Dual boot networked to dual boot

Dual boot networked to dual boot

Post by dkselic » Sun, 19 Sep 1999 04:00:00



I have two dual boot machines. They are already networked when both
machines are running Win98. I want to network them when one is running
linux and the other is running Win98. I also want to network them when
they are both running linux.

Does one of these machines have to be set up as a server and the other a
workstation?

 
 
 

Dual boot networked to dual boot

Post by DanH » Sun, 19 Sep 1999 04:00:00



> I have two dual boot machines. They are already networked when both
> machines are running Win98. I want to network them when one is running
> linux and the other is running Win98. I also want to network them when
> they are both running linux.

> Does one of these machines have to be set up as a server and the other a
> workstation?

Linux doesn't care what you call the machine, it's either part of the
subnet or not.  If it is, then there are configuration files you need to
alter to offer NFS mount points, samba mounting etc.  But just to
network, no.

Dan
--
UNIX - Not just for vestal *s anymore
Linux - Choice of a GNU generation

 
 
 

Dual boot networked to dual boot

Post by Tom Easte » Mon, 20 Sep 1999 04:00:00



> I have two dual boot machines. They are already networked when both
> machines are running Win98. I want to network them when one is running
> linux and the other is running Win98. I also want to network them when
> they are both running linux.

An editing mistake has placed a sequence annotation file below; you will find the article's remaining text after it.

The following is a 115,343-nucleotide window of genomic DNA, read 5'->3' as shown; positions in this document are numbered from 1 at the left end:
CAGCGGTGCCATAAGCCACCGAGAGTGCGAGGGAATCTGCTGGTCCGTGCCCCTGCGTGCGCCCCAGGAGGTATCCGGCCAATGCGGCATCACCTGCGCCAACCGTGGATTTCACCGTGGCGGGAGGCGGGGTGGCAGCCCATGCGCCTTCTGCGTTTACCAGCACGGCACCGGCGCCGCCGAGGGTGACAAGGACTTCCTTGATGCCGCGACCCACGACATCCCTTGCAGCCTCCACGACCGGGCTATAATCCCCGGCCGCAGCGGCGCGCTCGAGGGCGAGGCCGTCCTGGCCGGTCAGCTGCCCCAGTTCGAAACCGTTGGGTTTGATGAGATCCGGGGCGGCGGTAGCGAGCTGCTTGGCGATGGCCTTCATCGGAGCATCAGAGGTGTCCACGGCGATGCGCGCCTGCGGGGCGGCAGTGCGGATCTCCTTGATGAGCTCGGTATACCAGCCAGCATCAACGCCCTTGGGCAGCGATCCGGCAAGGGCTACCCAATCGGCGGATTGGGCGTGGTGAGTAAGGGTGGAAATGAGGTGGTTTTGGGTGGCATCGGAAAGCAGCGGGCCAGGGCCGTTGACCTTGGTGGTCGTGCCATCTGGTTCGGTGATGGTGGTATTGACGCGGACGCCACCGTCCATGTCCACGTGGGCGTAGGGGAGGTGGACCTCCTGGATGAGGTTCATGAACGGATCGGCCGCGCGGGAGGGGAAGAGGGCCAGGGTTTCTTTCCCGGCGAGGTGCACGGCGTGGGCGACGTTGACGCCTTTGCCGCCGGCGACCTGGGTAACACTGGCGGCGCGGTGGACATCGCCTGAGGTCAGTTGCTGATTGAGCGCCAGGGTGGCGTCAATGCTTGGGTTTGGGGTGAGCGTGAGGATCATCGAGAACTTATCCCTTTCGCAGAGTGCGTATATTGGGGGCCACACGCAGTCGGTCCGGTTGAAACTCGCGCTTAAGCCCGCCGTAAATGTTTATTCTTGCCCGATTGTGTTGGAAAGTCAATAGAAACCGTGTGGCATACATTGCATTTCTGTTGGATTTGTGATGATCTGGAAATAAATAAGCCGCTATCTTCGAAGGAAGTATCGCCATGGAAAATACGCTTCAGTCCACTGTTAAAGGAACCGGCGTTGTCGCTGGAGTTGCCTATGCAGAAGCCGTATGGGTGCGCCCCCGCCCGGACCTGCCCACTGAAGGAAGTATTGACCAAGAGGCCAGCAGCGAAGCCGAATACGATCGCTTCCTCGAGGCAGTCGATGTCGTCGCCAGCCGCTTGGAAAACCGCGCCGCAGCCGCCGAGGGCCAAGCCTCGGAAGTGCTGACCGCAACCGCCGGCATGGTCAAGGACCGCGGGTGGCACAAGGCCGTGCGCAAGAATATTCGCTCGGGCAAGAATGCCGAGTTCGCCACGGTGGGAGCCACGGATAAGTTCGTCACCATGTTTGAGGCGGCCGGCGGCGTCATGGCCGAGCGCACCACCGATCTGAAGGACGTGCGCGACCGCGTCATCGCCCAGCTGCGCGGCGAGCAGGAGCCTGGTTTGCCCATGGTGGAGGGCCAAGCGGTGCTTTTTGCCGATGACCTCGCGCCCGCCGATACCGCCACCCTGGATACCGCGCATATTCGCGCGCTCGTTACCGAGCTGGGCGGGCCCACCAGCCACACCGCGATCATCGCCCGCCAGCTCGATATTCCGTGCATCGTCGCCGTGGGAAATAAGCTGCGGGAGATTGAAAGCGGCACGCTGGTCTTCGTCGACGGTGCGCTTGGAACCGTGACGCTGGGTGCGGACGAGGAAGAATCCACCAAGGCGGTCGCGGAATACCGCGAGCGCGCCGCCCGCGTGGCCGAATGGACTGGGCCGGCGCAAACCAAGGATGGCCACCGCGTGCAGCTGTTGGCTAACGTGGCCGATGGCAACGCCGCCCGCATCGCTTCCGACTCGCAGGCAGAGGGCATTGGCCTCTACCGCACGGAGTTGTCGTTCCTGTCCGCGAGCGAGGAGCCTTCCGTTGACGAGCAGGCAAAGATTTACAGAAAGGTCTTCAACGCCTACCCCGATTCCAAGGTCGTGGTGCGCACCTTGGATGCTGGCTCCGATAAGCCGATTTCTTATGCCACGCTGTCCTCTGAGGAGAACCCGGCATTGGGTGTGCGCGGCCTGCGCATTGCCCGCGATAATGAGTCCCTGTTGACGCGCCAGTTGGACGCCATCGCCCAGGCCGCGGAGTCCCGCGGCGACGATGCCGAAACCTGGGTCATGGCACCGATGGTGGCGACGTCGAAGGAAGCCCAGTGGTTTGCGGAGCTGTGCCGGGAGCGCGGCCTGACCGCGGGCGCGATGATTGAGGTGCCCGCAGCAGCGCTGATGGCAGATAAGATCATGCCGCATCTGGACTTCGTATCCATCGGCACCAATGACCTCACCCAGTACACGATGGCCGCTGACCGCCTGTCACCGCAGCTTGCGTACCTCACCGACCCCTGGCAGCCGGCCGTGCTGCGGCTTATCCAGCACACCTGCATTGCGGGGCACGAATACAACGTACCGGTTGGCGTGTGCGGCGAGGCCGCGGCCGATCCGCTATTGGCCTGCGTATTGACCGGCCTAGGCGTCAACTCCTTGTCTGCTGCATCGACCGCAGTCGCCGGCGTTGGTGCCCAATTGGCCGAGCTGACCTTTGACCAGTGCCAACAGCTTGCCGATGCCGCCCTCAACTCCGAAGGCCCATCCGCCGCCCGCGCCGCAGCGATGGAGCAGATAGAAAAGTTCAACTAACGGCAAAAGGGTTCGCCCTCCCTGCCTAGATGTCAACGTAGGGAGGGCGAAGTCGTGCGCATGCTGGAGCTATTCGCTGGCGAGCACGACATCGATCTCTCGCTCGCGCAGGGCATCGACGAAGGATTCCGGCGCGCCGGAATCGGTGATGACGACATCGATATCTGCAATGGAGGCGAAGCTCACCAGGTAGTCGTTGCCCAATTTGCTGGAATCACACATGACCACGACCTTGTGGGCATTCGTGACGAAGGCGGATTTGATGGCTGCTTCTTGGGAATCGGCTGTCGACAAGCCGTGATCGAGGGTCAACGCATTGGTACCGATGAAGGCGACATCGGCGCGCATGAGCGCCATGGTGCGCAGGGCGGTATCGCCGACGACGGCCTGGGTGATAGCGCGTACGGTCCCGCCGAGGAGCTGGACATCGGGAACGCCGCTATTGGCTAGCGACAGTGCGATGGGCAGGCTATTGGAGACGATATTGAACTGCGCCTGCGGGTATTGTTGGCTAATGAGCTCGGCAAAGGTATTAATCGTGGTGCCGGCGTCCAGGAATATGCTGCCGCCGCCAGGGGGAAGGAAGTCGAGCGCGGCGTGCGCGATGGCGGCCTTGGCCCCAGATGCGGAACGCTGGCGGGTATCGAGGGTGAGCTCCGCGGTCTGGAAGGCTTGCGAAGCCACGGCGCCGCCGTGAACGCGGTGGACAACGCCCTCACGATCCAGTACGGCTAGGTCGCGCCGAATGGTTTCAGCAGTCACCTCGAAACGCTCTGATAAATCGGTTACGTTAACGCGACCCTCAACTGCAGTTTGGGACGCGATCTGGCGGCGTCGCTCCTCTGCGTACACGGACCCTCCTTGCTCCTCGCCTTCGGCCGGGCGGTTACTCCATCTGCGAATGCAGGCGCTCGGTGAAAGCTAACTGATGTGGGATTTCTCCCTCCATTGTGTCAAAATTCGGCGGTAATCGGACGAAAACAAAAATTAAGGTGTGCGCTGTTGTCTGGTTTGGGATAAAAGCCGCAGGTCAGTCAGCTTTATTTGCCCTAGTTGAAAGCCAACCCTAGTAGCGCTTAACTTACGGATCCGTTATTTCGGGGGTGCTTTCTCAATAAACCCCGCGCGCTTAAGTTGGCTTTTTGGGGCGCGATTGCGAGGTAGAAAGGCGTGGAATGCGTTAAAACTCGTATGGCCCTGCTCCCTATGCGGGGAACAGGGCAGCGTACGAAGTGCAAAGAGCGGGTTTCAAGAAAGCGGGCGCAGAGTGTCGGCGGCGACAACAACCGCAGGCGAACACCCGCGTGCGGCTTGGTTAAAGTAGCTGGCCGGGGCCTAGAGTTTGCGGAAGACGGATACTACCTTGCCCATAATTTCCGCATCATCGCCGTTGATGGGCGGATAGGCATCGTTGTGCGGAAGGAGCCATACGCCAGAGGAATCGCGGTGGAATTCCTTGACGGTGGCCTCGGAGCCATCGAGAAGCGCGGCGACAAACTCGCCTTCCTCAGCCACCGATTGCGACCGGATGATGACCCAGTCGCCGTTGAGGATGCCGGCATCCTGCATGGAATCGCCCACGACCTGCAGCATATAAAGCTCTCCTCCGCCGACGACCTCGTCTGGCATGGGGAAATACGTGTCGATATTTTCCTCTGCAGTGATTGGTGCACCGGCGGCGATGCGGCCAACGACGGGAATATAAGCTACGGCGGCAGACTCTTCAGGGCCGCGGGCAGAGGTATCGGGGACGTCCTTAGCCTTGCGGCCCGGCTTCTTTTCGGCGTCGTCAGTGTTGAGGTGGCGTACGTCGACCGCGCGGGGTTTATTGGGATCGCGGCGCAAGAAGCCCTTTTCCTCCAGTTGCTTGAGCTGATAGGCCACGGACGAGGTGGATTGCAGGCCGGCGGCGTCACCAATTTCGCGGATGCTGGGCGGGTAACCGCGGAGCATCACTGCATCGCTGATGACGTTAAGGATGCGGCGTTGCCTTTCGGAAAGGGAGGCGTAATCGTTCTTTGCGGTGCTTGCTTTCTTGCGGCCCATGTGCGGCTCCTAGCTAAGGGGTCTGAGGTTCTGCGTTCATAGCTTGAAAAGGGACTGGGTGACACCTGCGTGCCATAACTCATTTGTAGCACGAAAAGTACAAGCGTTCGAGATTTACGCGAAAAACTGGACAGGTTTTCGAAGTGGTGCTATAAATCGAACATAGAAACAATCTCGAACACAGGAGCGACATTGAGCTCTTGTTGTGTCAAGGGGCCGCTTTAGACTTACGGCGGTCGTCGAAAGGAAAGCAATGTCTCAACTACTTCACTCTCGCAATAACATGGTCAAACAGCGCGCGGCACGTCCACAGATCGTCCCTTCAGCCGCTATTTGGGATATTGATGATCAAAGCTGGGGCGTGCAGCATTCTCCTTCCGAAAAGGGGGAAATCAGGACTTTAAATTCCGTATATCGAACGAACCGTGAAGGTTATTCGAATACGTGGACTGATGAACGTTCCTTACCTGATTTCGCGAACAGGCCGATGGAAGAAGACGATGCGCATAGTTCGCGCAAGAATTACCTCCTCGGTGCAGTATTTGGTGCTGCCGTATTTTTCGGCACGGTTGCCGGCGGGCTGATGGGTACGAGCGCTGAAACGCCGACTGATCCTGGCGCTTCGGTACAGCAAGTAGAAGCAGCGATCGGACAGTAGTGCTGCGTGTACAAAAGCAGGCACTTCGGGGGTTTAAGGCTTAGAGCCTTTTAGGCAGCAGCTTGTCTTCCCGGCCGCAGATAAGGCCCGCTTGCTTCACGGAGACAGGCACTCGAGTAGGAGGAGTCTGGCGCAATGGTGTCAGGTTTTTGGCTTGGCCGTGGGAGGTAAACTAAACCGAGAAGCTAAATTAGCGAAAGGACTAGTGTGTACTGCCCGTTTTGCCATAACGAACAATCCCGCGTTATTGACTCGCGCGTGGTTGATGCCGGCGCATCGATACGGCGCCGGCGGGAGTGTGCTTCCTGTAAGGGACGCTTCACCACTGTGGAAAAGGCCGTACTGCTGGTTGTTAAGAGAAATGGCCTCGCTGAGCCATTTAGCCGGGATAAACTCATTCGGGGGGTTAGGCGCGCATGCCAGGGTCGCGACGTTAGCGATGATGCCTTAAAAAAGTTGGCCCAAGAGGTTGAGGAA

> Does one of these machines have to be set up as a server and the other a
> workstation?

No....

-Tom
--
Tom Eastep               \    Opinions expressed here

Shoreline, Washington USA  \    those of my employer

 
 
 

Dual boot networked to dual boot

Post by dkselic » Mon, 20 Sep 1999 04:00:00


So in this case I could install linux as a workstation on both machines
and network them together. Would I still be be able to connect to an
ISP?


> > I have two dual boot machines. They are already networked when both
> > machines are running Win98. I want to network them when one is running
> > linux and the other is running Win98. I also want to network them when
> > they are both running linux.

> > Does one of these machines have to be set up as a server and the other a
> > workstation?

> Linux doesn't care what you call the machine, it's either part of the
> subnet or not.  If it is, then there are configuration files you need to
> alter to offer NFS mount points, samba mounting etc.  But just to
> network, no.

> Dan
> --
> UNIX - Not just for vestal *s anymore
> Linux - Choice of a GNU generation

 
 
 

Dual boot networked to dual boot

Post by Donald Gord » Tue, 21 Sep 1999 04:00:00




Quote:> So in this case I could install linux as a workstation on both machines
> and network them together. Would I still be be able to connect to an
> ISP?

What do you mean by "as a workstation"?

Don

 
 
 

Dual boot networked to dual boot

Post by dkselic » Tue, 21 Sep 1999 04:00:00


During the install of RedHat one of the dialog boxes asks if you want to
install linux as a workstation, server, or custom. I assumed that
workstation was a minimum install, server was everything, and custom was
anything inbetween.



> > So in this case I could install linux as a workstation on both machines
> > and network them together. Would I still be be able to connect to an
> > ISP?